The idea of a minimum income guarantee (MIG) has caught up with political parties. A MIG requires the government to pay the targeted set of citizens a fixed amount of money on a regular basis.
A limited version of the MIG in the form of the PM KISAN Yojana is already being implemented by the NDA government at the Centre. State governments in Odisha and Telangana have their own versions of the MIG.
What is NYAY?
NYAY is the most ambitious of these MIG schemes. It promises annual income transfers of ₹72,000 to each of the poorest five crore families comprising approximately 25 crore individuals. If implemented, it will cost the exchequer ₹3.6 lakh crore per annum.
Important questions –
Is there a case for additional spending of such a large sum on the poor? The answer is yes. Can government finances afford it? No. Even if the government can mobilise the required sum, is the scheme a good way of spending money on the poor? No.
Need for MIG –
- Many landless labourers, agricultural workers and marginal farmers suffer from multi-dimensional poverty. Benefits of high economic growth during the last three decades have not percolated to these groups. Welfare schemes have also failed to bring them out of destitution.
- These groups are forced to borrow from moneylenders and adhatiyas (middlemen) at usurious rates of 24-60% per annum. The additional income can reduce their indebtedness and help them get by without falling into the clutches of the moneylender.
However, the fiscal space is limited. The Congress’s scheme will cost about 1.92% of the GDP. No government can afford it unless several existing welfare schemes are converted into direct income transfers, or the fiscal deficit is allowed to shoot up way above its existing level, 3.4% the GDP.
Consequences of the scheme –
- The poor spend most of their income, and a boost in their income will provide a boost to economic activities by increasing overall demand. On the other hand, large income transfers can be inflationary, which will hurt the poor more than the rich.
- The effect of cash transfers on the workforce is also a moot point. In principle, the income supplement can come in handy as interest-free working capital for several categories of beneficiaries such as fruit and vegetable vendors and small artisans, and promote their businesses and employment. At the same time, large cash transfers can result in withdrawal of beneficiaries from the labour force. A MIG can also provide legitimacy to the state’s withdrawal of provisions of the basic services.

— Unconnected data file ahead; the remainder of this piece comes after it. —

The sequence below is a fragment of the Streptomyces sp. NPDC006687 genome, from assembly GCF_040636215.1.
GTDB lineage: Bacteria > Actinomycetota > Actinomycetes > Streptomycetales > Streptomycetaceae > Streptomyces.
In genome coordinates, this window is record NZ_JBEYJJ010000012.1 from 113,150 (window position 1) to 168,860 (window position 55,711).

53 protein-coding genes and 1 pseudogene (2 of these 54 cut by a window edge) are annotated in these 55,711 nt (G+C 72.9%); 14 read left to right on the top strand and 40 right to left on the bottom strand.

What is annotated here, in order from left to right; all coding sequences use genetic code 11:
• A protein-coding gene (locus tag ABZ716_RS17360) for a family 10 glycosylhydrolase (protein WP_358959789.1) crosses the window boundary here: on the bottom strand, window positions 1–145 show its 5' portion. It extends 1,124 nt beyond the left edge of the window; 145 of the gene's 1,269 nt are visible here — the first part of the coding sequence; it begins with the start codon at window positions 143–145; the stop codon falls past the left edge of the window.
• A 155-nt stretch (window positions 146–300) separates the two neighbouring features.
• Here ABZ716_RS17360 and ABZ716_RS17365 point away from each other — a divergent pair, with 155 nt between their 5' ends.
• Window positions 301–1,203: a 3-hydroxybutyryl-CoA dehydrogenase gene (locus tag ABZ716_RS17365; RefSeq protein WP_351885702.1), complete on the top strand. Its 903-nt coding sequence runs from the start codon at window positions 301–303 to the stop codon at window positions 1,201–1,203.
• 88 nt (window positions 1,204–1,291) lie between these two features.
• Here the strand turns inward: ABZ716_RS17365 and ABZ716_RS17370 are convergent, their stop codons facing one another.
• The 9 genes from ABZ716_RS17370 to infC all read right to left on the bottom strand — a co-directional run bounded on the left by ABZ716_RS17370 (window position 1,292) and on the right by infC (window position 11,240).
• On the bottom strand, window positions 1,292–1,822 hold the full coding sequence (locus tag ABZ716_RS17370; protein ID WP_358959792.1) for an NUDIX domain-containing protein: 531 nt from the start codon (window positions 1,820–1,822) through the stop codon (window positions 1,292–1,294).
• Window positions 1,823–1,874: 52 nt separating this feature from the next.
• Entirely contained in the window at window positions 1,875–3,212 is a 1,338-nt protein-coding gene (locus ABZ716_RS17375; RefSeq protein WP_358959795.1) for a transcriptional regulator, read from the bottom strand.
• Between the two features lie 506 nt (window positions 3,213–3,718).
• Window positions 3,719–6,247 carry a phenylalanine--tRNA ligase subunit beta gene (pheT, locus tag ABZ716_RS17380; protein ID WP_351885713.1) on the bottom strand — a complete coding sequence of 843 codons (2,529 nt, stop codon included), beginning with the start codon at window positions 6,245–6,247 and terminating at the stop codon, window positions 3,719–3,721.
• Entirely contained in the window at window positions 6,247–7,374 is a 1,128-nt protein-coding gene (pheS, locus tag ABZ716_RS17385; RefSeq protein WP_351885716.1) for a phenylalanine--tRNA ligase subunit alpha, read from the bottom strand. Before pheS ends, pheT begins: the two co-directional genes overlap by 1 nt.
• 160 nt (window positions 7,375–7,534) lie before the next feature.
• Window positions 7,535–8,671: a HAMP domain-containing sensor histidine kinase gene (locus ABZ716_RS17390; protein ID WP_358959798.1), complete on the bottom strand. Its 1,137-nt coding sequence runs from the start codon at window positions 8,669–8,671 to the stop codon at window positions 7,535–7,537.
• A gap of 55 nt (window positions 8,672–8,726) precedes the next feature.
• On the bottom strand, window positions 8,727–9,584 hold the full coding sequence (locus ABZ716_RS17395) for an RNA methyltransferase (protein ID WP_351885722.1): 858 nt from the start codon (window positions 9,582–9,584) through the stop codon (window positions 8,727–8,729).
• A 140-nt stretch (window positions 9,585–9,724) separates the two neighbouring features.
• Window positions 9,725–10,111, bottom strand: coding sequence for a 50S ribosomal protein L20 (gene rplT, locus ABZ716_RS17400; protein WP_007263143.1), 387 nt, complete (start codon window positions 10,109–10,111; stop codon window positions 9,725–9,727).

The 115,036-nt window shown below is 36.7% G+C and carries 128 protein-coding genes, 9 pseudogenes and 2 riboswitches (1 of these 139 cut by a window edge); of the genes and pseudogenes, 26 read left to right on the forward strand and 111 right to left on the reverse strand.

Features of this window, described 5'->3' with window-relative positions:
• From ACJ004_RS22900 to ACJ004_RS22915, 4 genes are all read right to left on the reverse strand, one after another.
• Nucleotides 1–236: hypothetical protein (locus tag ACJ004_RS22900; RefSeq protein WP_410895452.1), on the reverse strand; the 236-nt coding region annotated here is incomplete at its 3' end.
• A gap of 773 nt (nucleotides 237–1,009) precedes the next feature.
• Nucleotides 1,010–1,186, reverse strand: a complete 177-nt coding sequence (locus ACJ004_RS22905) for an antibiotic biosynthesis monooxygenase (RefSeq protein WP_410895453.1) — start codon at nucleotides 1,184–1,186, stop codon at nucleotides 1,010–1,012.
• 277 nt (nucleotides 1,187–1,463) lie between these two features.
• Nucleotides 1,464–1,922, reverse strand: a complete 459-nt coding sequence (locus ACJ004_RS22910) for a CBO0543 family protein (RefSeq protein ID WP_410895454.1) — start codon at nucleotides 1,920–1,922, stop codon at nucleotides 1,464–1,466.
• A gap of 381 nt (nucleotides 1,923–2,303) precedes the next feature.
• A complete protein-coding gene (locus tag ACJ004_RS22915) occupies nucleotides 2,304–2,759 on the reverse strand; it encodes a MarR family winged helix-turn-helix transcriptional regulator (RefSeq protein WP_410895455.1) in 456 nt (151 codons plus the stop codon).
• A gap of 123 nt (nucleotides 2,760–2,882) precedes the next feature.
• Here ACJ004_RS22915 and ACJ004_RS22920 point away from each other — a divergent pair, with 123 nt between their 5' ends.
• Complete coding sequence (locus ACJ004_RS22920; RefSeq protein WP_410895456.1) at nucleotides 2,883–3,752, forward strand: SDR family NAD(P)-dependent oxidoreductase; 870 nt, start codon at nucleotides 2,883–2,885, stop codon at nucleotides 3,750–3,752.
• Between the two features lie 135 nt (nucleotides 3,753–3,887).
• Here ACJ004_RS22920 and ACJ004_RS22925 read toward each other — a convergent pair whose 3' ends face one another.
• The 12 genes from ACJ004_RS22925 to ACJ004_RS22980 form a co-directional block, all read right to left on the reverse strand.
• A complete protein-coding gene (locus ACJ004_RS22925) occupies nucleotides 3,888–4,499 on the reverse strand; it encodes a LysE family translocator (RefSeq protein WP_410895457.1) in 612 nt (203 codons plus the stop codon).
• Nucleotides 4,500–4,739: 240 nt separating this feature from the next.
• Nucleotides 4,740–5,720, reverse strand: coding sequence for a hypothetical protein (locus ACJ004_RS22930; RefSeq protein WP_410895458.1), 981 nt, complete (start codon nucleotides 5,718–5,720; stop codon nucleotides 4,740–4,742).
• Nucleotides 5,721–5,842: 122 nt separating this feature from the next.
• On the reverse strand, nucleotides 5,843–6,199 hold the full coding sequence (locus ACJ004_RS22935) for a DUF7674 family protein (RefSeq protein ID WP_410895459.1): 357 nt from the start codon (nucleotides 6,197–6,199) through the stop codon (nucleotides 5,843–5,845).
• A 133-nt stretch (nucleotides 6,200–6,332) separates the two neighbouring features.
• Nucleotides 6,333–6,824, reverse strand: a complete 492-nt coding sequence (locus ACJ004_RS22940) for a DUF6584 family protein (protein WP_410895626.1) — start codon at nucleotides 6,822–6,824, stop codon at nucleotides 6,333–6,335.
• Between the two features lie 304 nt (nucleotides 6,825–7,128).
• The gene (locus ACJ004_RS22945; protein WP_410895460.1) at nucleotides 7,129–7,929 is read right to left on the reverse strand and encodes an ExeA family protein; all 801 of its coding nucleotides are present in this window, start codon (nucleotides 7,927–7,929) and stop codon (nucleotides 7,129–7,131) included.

Shape of the scheme –
- The scheme should be launched in incremental steps. An income support of, say, ₹15,000 per annum can be a good start. This amount equals 30% of the annual income of marginal farmers; and more than one-fourth of the average consumption of the poorest 40% of households.
- Studies show that even a small income supplement can improve nutrient intake at high levels of impoverishment. Besides, it can increase school attendance for students coming from poor households. This would mean improved health and educational outcomes, which in turn will make the working population more productive. Moreover, with a modest income support the risk of beneficiaries opting out of the workforce will also be small.
- Besides, a moderate income support can be extended to a larger set of poor households. For the lowest 40% (about 10 crore households), income is less than their consumption expenditure. In other words, on an average these households have to borrow to meet their expenses. These people can surely do with additional income support.
Identifying beneficiaries –
The SECC along with the Agriculture Census of 2015-16 can help identify a larger set of poor based on verifiable criteria; namely, multidimensional poverty, landlessness and the marginal farmer. Together, these criteria cover the bottom 40%, approximately 10 crore households. Drawing upon the experiences with the poor-centric welfare schemes such as MNREGA, Saubhagya and Ujjwala and PM-KISAN, datasets can be prepared and used to update the list of needy households.
The direct income support to the poor can deliver the intended benefits only if it comes as a supplement to the public services such as primary health and education. This means that direct transfers should not be at the expense of public services for primary health and education. There is a strong case for spending ₹3.6 lakh crore on the poor. But let’s do so carefully.
Source – The Hindu